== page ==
Figure 6 13 activity diagram in uml notation 66

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Figure 6-13 Activity diagram in UML notation
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6.6 Requirements Modeling in the Functional Perspective 81 The activity diagram above documents the sequence of actions necessary for a navigation device to calculate a route. The model documents that ini- tially the desired destination is asked for and that the current location is determined. These two actions happen concurrently, independent from one another. The input destination (object flow: object Æ destination; state Æ input) and the determined location (object flow: object Æ loca- tion; state Æ determined) are relayed. If the driver has opted to automati- cally circumvent traffic congestions, the system queries for up-to-date traf- fic information. Once the updated traffic information is received or if the driver has not selected to circumvent traffic jams, the system calculates a route to the destination. The calculated route is output to the driver. Modeling sequences of a use case Activity diagrams are well suited to document the relationships and execution conditions of main, alternative, and exception scenarios. Deci- sion nodes represent branches in the control flow between the main sce- nario and alternative and exception scenarios. Control Flow of Main and Alternative Scenarios The activity diagram in figure 6-14 shows the control flow of the main and alternative scenario of the use case “navigate to destination” as docu- mented in table 6-2. Alternative control flow branches begin at the decision nodes that document the respective alternative- and exception scenarios to a particular main scenario. Main and alternative scenarios The activity diagram shows that initially, the action “start navigation” is executed. After that, the actions “input destination” and “determine GPS coordinates” are executed concurrently and independent from one another. Once both actions have been executed, the system asks the driver if he wishes the route to be calculated dynamically (action “ask for desire to calculate the route dynamically”). If the driver does not request the route to be calculated dynamically (selection “do not avoid congestions”), no specific action is executed (see table 6-1 Æ main scenario). If the driver selects dynamic route calculation (selection “avoid congestions”), updated traffic information is determined (action “query traffic info”, see table 6-1 Æ alternative scenario). After that, the route is calculated (action “calculate route”) and output to the driver (action “output route”).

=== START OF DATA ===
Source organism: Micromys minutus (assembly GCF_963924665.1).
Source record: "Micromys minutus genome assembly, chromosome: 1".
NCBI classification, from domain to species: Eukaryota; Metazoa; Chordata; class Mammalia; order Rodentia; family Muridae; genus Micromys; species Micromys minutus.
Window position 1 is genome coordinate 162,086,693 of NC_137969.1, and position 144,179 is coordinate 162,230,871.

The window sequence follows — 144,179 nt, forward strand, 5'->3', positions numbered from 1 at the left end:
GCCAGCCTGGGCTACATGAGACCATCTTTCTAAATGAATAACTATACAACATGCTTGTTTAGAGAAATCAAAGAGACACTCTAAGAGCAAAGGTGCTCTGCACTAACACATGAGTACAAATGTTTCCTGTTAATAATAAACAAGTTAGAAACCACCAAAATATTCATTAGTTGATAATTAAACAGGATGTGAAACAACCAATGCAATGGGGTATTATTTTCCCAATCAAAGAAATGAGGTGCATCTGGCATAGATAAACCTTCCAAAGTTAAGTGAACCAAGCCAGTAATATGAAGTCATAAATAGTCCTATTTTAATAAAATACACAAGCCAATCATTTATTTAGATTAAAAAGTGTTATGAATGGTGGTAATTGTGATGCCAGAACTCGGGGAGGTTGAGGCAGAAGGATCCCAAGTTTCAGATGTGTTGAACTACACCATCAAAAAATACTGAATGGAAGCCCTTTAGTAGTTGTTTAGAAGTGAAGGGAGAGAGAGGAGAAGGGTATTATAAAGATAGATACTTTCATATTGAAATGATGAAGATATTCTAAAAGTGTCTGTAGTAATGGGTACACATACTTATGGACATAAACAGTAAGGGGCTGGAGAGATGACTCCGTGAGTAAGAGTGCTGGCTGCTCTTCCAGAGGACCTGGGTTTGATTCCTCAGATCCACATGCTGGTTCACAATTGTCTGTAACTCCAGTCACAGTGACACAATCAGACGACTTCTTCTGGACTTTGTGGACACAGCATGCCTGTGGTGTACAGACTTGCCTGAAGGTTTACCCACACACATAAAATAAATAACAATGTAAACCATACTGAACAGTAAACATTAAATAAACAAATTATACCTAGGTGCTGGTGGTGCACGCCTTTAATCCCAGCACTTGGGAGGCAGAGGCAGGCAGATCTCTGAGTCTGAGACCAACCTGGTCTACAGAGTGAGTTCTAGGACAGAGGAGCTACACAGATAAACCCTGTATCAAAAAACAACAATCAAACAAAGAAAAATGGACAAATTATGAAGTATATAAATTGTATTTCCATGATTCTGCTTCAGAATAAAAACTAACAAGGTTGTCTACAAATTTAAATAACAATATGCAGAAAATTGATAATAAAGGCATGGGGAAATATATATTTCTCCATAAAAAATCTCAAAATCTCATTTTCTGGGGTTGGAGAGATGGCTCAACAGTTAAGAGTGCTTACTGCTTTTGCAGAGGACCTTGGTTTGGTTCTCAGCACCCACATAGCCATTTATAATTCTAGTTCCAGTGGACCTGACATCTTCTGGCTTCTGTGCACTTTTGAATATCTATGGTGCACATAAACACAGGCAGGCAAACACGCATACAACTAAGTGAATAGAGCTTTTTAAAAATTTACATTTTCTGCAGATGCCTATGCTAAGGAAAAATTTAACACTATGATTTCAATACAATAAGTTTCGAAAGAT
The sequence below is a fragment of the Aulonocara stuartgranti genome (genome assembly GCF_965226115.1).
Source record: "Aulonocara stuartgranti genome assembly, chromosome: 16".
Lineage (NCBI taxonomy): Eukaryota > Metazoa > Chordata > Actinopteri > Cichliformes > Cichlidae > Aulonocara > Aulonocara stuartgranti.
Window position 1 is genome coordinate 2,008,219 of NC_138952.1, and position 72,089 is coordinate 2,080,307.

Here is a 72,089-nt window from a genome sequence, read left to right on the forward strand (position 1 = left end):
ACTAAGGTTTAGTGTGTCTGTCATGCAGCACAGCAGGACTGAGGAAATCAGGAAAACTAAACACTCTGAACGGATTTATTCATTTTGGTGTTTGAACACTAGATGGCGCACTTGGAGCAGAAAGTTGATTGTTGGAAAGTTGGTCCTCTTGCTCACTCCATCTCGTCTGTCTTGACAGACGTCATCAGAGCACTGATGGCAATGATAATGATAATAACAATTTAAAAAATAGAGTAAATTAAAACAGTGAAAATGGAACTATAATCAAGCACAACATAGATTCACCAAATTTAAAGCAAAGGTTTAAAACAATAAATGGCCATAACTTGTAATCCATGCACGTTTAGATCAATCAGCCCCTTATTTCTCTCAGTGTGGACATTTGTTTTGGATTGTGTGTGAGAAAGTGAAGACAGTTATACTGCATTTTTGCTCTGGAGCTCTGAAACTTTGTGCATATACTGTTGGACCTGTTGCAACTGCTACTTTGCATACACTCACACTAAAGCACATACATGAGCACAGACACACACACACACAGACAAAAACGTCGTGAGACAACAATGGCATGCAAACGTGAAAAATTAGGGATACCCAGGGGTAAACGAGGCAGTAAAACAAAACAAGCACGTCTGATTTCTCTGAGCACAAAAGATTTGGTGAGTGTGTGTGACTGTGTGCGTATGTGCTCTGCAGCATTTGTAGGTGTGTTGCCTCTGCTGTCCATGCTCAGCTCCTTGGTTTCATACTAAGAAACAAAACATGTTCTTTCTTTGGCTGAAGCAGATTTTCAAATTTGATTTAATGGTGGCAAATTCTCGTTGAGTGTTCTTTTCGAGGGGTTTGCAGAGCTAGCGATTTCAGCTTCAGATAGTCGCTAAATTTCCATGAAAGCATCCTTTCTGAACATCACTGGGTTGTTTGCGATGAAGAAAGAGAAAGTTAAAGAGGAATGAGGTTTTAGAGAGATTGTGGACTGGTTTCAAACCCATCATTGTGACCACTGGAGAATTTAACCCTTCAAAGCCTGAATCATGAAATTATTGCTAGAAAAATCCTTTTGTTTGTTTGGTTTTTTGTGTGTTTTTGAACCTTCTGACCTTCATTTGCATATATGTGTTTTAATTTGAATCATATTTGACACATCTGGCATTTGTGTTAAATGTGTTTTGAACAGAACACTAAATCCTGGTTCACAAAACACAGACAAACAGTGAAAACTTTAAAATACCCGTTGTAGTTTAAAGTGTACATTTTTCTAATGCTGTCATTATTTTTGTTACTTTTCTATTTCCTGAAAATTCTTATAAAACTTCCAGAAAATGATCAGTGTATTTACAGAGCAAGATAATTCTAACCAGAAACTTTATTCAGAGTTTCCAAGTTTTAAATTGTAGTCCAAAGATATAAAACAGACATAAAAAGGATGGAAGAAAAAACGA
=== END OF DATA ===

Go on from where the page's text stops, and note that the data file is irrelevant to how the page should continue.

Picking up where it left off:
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82 6 Model-Based Requirements Documentation Figure 6-14 Documentation of the control flow of scenarios using UML activity diagrams 6.7 Requirements Modeling in the Behavioral Perspective Finite-state automata To model the dynamic behavior of a system, modeling approaches based on automata theory are typically employed. The definition of a finite-state automaton comprises a set of states and a set of transitions that, dependent on the current state of the automaton, are performed given some event.
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